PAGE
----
Taxes in Washington Township will be markedly reduced in 2014.
At a reconvened board of supervisors’ budget meeting on Tuesday night, the board voted unanimously to decrease real estate taxes from the current 4.32 mills to 2.7 mills next year.
The tax reduction represents a decrease of 1.62 mills for taxpayers. Township Manager Jason Ganster could not be reached Wednesday to translate how that decrease would benefit the average property owner.
The supervisors declined to reduce sewer fees from $1,324 per year to the proposed $1,153. Two years ago the board of supervisors increased taxes by 2 mills and raised sewer fees to among the highest in the state to fund the refinancing of its now defunct sewer authority’s $12 million dollar debt.
The supervisors’ decision to reduce taxes but not sewer fees met with shouts of dismay and boos from members of the audience who wanted their sewer fees lowered and a tax reduction.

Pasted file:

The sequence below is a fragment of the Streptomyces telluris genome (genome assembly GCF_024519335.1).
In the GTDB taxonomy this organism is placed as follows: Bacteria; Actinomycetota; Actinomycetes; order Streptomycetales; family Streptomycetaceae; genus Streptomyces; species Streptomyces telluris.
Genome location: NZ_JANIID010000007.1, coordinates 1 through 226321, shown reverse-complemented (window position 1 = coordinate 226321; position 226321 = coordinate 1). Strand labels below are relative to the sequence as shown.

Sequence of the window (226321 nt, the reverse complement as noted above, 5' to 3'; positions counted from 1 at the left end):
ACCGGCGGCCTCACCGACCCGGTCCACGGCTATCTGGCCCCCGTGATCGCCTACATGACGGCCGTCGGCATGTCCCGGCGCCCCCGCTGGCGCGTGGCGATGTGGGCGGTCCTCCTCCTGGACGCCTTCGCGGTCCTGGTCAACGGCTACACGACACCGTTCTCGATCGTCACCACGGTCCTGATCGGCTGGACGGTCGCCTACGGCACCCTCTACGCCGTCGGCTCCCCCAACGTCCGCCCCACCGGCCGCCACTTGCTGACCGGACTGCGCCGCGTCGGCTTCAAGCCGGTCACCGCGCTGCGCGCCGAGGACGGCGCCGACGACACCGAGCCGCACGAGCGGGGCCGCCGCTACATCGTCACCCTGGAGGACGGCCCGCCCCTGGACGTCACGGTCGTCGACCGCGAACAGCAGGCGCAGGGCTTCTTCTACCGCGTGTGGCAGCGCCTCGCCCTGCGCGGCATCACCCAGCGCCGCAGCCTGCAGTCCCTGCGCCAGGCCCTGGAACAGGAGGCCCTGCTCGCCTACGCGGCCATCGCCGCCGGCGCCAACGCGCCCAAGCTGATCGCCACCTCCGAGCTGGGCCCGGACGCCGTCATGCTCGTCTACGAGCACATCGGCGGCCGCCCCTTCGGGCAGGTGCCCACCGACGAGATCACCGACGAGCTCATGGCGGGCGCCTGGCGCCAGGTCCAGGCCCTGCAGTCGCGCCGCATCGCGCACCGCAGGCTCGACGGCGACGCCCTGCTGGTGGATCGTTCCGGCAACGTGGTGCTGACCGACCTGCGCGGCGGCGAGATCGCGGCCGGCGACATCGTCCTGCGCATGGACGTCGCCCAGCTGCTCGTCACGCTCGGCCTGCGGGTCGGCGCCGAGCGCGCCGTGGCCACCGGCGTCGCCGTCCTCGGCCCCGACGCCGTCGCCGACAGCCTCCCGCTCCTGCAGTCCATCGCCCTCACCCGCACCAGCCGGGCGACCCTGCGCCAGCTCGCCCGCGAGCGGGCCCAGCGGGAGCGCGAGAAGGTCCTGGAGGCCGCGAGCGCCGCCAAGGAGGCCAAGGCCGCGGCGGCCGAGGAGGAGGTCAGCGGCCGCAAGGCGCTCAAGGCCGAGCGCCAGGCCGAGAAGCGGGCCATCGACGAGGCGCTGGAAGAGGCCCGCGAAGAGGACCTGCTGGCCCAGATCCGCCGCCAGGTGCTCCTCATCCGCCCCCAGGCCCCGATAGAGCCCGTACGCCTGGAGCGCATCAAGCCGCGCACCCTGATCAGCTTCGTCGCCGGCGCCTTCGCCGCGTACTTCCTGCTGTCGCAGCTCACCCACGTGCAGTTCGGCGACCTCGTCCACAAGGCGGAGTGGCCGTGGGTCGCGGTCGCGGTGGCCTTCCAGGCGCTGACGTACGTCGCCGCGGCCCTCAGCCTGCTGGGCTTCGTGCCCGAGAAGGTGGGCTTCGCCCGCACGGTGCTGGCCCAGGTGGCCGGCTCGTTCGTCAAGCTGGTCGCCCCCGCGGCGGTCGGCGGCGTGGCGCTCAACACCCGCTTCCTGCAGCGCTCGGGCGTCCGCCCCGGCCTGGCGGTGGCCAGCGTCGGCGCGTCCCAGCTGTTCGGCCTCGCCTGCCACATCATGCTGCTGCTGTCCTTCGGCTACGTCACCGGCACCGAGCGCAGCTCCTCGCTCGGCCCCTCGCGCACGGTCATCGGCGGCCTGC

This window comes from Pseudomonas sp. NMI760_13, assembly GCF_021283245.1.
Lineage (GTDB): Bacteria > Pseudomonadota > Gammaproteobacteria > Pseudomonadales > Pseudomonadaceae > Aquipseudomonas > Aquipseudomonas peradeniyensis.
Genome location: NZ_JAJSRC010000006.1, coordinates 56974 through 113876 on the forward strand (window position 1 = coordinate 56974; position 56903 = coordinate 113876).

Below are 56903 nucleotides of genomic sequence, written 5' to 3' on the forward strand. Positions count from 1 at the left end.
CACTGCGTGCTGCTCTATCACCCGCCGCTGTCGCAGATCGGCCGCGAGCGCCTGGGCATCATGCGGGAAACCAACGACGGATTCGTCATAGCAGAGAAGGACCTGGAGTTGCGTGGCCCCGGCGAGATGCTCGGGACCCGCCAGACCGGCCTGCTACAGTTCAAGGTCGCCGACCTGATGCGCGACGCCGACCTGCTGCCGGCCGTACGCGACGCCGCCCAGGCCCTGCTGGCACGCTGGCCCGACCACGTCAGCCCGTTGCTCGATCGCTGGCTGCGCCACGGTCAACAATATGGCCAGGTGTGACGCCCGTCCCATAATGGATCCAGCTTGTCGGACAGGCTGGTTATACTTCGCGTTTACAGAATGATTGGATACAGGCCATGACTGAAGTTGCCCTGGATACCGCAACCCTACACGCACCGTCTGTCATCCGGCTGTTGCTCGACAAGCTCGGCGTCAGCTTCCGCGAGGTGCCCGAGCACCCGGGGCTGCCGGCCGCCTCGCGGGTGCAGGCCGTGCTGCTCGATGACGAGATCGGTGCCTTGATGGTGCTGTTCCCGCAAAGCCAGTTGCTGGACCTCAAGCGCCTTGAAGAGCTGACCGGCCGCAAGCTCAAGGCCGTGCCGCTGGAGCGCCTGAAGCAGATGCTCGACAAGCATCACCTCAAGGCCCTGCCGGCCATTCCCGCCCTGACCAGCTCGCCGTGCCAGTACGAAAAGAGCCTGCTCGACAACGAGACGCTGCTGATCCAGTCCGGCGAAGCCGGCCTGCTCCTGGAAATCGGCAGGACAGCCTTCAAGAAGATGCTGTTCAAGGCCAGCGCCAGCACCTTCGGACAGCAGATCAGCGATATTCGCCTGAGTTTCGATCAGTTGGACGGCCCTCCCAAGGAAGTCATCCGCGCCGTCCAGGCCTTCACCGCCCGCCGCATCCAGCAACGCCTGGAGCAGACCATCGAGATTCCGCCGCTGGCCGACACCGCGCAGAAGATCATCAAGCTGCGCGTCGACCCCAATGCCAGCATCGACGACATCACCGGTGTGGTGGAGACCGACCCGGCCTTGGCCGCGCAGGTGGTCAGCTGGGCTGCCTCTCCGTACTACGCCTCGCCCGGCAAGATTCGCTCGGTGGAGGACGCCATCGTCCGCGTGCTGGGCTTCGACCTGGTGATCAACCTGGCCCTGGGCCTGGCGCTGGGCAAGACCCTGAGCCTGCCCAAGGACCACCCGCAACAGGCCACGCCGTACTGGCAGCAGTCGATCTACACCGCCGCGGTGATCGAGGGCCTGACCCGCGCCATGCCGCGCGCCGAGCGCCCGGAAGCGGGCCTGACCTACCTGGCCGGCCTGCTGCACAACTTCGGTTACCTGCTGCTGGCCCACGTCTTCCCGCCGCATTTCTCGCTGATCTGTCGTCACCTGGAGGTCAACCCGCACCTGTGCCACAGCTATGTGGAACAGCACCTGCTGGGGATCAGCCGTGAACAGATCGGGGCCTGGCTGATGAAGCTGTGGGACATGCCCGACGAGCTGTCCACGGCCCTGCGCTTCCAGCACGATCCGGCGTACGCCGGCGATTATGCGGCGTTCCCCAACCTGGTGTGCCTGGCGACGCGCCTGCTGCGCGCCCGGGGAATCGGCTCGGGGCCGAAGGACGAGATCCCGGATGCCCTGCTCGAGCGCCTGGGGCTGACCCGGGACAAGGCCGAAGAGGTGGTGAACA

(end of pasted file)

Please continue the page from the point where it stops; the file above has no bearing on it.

Some members of the audience alleged there is a surplus in the township budget of approximately $570,000.
Joe McCormack asked the board of supervisors to reduce taxes and lower sewer fees. McCormack said more development would be attracted to the township if sewer rates and taxes were lowered.
Township resident Dan Stauffer alleged that there is possible legal action by Spring Valley Village, a senior community located in Washington Township, to reduce real estate taxes in the development by 60 percent.
Stauffer noted it is possible that Washington Township taxpayers might be obliged to pay to defend the township and Berks County should the lawsuit progress.
Stauffer said many Washington Township residents are not connected to the sewer system but must pay higher taxes because of the sewer authority debt refinancing. Although he is not connected to the sewer, Stauffer said he must maintain his septic system, pay the electric it uses and have it pumped regularly.
Board Chair Tonya Bauer explained to the very vocal township residents who were in attendance at the meeting that she believed it was fair to reduce taxes for everyone. Bauer noted if sewer rates were decreased, the expenses of the township sewer business would not be met.
She said, “We are responsible for paying the bills. We want all residents to benefit. We are one large community. We have to be concerned for the entire Washington Township.”
The total approximate 2014 budget for Washington Township, including its general and sewer funds, is $4,339,557.